Journal of General Internal Medicine

, Volume 29, Issue 11, pp 1475–1483

Characteristics and Long-Term Follow-Up of Participants with Peripheral Arterial Disease During ALLHAT

  • Linda B. Piller
  • Lara M. Simpson
  • Sarah Baraniuk
  • Gabriel B. Habib
  • Mahboob Rahman
  • Jan N. Basile
  • Richard A. Dart
  • Allan J. Ellsworth
  • Herbert Fendley
  • Jeffrey L. Probstfield
  • Paul K. Whelton
  • Barry R. Davis
  • for the ALLHAT Collaborative Research Group
Original Research

DOI: 10.1007/s11606-014-2947-1

Cite this article as:
Piller, L.B., Simpson, L.M., Baraniuk, S. et al. J GEN INTERN MED (2014) 29: 1475. doi:10.1007/s11606-014-2947-1

ABSTRACT

Background

Hypertension is a major risk factor for peripheral artery disease (PAD). Little is known about relative efficacy of antihypertensive treatments for preventing PAD.

Objectives

To compare, by randomized treatment groups, hospitalized or revascularized PAD rates and subsequent morbidity and mortality among participants in the Antihypertensive and Lipid-Lower Treatment to Prevent Heart Attack Trial (ALLHAT).

Design

Randomized, double-blind, active-control trial in high-risk hypertensive participants.

Participants

Eight hundred thirty participants with specified secondary outcome of lower extremity PAD events during the randomized phase of ALLHAT.

Interventions/events

In-trial PAD events were reported during ALLHAT (1994–2002). Post-trial mortality data through 2006 were obtained from administrative databases. Mean follow-up was 8.8 years.

Main Measures

Baseline characteristics and intermediate outcomes in three treatment groups, using the Kaplan-Meier method to calculate cumulative event rates and post-PAD mortality rates, Cox proportional hazards regression model for hazard ratios and 95 % confidence intervals, and multivariate Cox regression models to examine risk differences among treatment groups.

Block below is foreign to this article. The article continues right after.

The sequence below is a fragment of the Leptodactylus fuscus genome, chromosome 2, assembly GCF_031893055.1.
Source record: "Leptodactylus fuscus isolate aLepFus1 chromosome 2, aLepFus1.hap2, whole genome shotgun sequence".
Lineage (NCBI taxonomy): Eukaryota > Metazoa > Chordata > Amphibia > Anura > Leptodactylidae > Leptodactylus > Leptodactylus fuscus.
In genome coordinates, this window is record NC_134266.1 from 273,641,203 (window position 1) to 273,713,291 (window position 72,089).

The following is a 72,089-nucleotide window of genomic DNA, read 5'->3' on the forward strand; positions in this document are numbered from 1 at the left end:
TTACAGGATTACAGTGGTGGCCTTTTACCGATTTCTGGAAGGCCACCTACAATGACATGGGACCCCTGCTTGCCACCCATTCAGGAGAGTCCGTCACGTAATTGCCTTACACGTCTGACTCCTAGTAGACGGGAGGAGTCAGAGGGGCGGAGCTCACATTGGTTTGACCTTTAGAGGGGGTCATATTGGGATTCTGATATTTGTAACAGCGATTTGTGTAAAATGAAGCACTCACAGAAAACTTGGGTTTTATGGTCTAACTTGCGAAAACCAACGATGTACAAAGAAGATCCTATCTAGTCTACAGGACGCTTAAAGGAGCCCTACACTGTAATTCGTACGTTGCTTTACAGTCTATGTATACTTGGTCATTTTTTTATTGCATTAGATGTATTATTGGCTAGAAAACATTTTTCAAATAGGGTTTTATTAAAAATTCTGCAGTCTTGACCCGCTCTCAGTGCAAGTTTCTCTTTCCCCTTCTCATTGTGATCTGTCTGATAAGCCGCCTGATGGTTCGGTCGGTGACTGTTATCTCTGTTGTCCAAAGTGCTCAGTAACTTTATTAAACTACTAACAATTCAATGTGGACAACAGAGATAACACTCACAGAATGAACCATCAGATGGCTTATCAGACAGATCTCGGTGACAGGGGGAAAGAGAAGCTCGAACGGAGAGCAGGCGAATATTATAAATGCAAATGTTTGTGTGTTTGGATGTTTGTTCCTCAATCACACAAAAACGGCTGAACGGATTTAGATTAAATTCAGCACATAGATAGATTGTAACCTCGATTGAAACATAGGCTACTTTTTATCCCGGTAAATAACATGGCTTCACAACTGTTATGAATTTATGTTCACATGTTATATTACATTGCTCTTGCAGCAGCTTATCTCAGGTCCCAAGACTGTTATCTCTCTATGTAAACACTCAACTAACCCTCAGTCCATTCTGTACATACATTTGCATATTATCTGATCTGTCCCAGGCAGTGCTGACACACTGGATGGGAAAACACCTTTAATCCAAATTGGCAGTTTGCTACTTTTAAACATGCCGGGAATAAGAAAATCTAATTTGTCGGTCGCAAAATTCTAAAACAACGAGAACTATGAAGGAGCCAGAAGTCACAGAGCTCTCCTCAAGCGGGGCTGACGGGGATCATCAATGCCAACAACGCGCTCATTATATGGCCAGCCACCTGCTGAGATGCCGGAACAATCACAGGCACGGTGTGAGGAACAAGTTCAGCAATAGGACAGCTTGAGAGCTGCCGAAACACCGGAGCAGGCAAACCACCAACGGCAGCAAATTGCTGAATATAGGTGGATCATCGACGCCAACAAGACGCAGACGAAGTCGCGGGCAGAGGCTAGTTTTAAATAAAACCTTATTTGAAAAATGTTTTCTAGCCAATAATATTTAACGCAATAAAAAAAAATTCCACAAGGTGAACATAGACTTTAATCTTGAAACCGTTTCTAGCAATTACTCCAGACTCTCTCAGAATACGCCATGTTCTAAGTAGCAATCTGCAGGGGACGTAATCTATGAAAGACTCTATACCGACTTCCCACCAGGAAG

Key Results

Following adjustment for baseline characteristics, neither participants assigned to the calcium-channel antagonist amlodipine nor to the ACE-inhibitor lisinopril showed a difference in risk of clinically advanced PAD compared with those in the chlorthalidone arm (HR, 0.86; 95 % CI, 0.72–1.03 and HR, 0.98; 95 % CI, 0.83–1.17, respectively). Of the 830 participants with in-trial PAD events, 63 % died compared to 34 % of those without PAD; there were no significant treatment group differences for subsequent nonfatal myocardial infarction, coronary revascularizations, strokes, heart failure, or mortality.

Conclusions

Neither amlodipine nor lisinopril showed superiority over chlorthalidone in reducing clinically advanced PAD risk. These findings reinforce the compelling need for comparative outcome trials examining treatment of PAD in high-risk hypertensive patients. Once PAD develops, cardiovascular event and mortality risk is high, regardless of type of antihypertensive treatment.

KEY WORDS

cardiovascular diseasehypertensionclinical trials

Supplementary material

11606_2014_2947_MOESM1_ESM.pdf (533 kb)
ESM 1(PDF 533 kb)

Copyright information

© Society of General Internal Medicine 2014

Authors and Affiliations

  • Linda B. Piller
    • 1
  • Lara M. Simpson
    • 1
  • Sarah Baraniuk
    • 1
  • Gabriel B. Habib
    • 2
  • Mahboob Rahman
    • 3
  • Jan N. Basile
    • 4
  • Richard A. Dart
    • 5
  • Allan J. Ellsworth
    • 6
  • Herbert Fendley
    • 7
  • Jeffrey L. Probstfield
    • 8
  • Paul K. Whelton
    • 9
  • Barry R. Davis
    • 1
  • for the ALLHAT Collaborative Research Group
  1. 1.The University of Texas School of Public HealthHoustonUSA
  2. 2.Michael E. DeBakey Veterans Affairs Medical CenterHoustonUSA
  3. 3.University Hospitals Case Medical Center, Louis Stokes Cleveland VA Medical Center, Case Western Reserve UniversityClevelandUSA
  4. 4.Ralph H. Johnson Veterans Affairs Medical CenterCharlestonUSA
  5. 5.Marshfield Clinic Research FoundationMarshfieldUSA
  6. 6.University of WashingtonSeattleUSA
  7. 7.AHEC Family Practice CenterPine BluffUSA
  8. 8.Division of CardiologyUniversity of Washington School of MedicineSeattleUSA
  9. 9.Tulane University School of Public Health and Tropical MedicineNew OrleansUSA